What I Do When I Should Be Writing # 1
ANGELINA JOLIE AND GENETICS
I was plucking my eyebrows one recent evening and thought, “I bet Angelina Jolie isn’t home on a Saturday night doing such exciting personal grooming.” (Though, with three children now, perhaps she is.) And for some reason, my science geek brain did a sudden leap to genetics.
Why is it that Angelina and I share darn close to one hundred percent of basic genetic material, and yet she looks like, well, Angelina Jolie, and I look like me? She has dark hair. I have dark hair. She has lips. I have lips. Okay, not THOSE lips. She has a killer body. I have...I have lips.
Legs, arms, the whole inventory is there.
And yet it’s not.
We humans share 98-99% of our genetic material with chimpanzees and there is no doubt which of us are humans and which of us are apes (certain individuals to be excepted). You’d think that something as close as 99% would have more physical resemblance. Ninety-nine percent of a pie is pretty damned close to a whole pie. (This may be one of many reasons why I don’t look like Angelina—I think in terms of food a lot.)
But think about it. There are six billion people on this planet. With the exception of identical twins, no two people have exactly the same genetic make up. And think about all the folks who have died. How much are the odds altered when you count all the dead genetic material and still don’t find an exact match? What are the odds of two totally unrelated people having the exact genetic material, sitting on their chromosomes in the exact same way, and producing two identical copies? The statistical perturbation is mind numbing.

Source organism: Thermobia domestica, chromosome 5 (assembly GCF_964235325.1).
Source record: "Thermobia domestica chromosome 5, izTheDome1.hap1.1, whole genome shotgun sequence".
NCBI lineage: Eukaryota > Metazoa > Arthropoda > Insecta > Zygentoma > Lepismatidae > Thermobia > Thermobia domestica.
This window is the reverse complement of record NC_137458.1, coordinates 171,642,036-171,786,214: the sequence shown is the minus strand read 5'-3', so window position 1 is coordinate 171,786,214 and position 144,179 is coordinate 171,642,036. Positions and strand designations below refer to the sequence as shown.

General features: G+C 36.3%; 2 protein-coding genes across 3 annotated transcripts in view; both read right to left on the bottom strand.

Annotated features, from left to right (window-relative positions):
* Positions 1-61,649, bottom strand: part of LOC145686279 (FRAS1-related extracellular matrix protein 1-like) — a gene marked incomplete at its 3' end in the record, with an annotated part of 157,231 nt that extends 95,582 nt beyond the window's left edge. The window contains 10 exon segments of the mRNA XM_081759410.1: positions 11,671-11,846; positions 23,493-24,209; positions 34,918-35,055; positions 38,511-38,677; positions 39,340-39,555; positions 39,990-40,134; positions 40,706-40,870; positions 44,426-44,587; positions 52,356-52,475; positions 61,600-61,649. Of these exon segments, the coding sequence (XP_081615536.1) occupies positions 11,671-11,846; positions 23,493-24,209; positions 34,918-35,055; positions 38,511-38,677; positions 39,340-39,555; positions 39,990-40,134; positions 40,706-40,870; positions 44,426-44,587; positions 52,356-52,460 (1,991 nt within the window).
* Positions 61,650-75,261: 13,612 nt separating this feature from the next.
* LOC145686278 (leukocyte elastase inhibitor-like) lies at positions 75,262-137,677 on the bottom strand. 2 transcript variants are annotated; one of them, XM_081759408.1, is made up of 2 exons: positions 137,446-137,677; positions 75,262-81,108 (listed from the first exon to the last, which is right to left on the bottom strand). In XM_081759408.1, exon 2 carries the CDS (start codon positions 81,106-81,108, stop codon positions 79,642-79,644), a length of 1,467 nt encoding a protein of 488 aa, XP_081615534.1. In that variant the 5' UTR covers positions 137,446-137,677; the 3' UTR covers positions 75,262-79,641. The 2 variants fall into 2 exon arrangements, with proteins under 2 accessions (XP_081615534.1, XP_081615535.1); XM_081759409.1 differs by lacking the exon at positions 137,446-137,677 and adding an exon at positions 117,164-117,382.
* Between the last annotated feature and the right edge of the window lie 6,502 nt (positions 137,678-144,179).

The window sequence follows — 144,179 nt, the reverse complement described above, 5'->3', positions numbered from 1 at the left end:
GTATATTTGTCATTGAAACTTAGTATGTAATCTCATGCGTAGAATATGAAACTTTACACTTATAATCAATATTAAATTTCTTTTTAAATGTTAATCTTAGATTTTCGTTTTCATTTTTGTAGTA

I’m sure somewhere out there is a geneticist and/or a statistician champing at the bit to give me an answer. Please hold all comments until the end of the program. I know there is more to our genetic make up than the 46 chromosomes we have. And I do not envy the people trying to untangle the mysteries of it all. Thanks, I’ll stick to writing. But when I see the incredible amount of diversity there is in this world, and how the flip-flop of a single gene or molecule can give us such variety, I am awed.
But as much as I admire physical and intellectual excellence, it’s probably a good thing we aren’t all Angelina Jolies. Or Albert Einsteins. Or Cathy Pegaus, for that matter.
The chimps already have a hard time telling us apart.
Labels: on my mind